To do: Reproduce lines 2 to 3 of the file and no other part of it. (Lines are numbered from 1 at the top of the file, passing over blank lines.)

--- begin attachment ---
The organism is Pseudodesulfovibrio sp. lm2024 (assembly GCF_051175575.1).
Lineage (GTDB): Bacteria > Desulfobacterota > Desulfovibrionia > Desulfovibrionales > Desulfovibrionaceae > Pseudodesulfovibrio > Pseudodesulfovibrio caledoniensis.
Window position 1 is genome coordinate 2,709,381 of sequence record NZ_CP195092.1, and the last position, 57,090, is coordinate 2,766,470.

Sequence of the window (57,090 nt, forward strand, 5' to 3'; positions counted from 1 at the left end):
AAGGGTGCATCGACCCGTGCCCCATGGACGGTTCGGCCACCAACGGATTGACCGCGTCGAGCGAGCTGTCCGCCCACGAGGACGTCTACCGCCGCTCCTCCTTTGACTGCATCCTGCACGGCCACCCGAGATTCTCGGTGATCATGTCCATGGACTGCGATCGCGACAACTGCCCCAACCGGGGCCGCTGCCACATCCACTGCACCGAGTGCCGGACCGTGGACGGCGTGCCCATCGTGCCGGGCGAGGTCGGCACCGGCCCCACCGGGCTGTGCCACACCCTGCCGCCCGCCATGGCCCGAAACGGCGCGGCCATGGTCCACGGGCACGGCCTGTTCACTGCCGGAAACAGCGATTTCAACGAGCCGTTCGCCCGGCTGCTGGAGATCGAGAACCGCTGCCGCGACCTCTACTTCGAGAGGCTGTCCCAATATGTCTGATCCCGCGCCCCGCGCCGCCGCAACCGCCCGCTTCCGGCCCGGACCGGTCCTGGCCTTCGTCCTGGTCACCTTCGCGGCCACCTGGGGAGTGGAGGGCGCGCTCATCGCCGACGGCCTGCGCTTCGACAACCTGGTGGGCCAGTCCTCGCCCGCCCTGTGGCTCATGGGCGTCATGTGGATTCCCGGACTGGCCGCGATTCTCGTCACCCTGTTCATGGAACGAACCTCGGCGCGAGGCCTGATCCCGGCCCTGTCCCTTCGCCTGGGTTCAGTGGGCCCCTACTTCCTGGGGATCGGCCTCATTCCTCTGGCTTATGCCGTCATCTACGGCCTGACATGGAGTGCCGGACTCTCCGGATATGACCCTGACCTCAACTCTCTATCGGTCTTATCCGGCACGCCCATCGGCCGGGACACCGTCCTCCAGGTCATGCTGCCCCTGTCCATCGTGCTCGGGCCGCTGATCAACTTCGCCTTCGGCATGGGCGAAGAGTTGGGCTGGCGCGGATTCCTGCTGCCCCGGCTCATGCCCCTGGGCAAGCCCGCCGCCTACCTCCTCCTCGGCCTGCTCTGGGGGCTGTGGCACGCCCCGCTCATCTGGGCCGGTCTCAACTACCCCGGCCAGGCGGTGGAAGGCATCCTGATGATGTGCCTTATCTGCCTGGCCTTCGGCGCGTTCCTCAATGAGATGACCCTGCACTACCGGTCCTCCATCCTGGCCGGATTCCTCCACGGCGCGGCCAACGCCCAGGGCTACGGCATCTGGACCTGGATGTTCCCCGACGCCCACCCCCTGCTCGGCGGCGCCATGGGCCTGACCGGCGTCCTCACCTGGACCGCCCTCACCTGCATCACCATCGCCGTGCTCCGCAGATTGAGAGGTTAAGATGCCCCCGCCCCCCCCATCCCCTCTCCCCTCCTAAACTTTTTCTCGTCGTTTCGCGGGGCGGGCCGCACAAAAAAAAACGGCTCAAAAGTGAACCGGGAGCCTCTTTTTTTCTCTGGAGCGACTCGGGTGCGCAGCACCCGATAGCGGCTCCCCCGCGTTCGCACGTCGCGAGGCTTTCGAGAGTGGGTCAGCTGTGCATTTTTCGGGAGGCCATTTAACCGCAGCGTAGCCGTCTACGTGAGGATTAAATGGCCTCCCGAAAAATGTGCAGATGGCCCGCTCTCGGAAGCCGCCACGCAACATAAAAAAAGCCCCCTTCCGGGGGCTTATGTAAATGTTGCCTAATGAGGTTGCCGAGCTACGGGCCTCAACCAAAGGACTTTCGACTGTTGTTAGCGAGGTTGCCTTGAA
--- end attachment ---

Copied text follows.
Lineage (GTDB): Bacteria > Desulfobacterota > Desulfovibrionia > Desulfovibrionales > Desulfovibrionaceae > Pseudodesulfovibrio > Pseudodesulfovibrio caledoniensis.
Window position 1 is genome coordinate 2,709,381 of sequence record NZ_CP195092.1, and the last position, 57,090, is coordinate 2,766,470.